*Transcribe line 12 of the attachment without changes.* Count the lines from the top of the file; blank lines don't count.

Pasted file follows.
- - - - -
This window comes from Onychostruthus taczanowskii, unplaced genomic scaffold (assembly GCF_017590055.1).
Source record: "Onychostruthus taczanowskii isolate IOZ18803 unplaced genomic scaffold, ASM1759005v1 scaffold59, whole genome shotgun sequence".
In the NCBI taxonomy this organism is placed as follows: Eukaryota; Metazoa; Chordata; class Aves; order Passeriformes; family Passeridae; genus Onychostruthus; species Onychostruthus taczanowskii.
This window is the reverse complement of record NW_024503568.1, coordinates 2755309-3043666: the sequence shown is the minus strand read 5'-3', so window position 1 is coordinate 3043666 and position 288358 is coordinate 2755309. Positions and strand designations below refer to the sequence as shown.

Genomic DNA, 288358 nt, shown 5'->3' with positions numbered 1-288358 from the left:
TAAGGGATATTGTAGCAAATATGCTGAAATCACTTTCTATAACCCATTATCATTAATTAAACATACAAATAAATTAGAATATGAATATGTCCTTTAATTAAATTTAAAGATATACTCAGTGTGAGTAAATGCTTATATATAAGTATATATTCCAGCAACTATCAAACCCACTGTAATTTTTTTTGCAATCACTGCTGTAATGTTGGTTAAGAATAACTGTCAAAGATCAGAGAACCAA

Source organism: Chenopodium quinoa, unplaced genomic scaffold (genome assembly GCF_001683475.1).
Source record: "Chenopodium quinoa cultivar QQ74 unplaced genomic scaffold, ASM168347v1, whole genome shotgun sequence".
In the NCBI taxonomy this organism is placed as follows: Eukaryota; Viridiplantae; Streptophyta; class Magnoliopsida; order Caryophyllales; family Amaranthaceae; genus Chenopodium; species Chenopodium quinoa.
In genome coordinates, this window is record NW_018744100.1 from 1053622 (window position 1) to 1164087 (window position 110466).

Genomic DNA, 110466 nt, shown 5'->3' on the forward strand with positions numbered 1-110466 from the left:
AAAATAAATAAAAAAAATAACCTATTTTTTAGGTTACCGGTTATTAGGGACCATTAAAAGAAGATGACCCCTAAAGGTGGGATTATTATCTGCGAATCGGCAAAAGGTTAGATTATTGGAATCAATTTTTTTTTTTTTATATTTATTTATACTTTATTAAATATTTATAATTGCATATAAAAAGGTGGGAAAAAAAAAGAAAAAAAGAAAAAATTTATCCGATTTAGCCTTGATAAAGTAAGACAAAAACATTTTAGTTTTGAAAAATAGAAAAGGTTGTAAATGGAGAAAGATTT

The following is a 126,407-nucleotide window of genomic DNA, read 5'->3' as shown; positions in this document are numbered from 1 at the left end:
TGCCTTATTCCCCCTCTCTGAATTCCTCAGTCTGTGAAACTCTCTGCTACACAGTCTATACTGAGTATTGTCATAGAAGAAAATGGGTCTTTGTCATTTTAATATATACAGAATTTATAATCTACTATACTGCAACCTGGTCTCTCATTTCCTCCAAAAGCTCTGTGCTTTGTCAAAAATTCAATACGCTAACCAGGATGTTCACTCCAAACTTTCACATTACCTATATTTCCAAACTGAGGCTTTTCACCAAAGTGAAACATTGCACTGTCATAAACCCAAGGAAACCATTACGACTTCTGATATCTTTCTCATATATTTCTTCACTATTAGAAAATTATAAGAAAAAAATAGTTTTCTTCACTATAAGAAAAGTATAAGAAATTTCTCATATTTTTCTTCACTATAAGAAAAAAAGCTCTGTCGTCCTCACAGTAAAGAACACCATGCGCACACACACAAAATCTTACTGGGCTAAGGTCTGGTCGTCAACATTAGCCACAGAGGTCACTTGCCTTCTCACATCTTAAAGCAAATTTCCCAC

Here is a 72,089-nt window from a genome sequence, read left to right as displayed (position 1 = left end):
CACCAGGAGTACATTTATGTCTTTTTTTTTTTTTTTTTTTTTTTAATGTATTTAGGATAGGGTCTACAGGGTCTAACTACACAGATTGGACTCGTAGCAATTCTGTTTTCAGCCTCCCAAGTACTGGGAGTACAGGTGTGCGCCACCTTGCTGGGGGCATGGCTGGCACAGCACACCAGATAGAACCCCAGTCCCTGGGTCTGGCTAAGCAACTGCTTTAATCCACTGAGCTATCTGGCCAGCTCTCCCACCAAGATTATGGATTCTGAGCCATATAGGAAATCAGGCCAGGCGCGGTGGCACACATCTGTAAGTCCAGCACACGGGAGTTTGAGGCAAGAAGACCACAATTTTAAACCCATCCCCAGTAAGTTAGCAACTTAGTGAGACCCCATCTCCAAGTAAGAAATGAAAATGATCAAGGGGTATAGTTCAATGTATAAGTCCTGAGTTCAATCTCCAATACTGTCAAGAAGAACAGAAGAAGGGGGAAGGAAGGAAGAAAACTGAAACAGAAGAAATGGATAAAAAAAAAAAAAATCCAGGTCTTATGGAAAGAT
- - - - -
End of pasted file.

AAAATAAATAAAAAAAATAACCTATTTTTTAGGTTACCGGTTATTAGGGACCATTAAAAGAAGATGACCCCTAAAGGTGGGATTATTATCTGCGAATCGGCAAAAGGTTAGATTATTGGAATCAATTTTTTTTTTTTTATATTTATTTATACTTTATTAAATATTTATAATTGCATATAAAAAGGTGGGAAAAAAAAAGAAAAAAAGAAAAAATTTATCCGATTTAGCCTTGATAAAGTAAGACAAAAACATTTTAGTTTTGAAAAATAGAAAAGGTTGTAAATGGAGAAAGATTT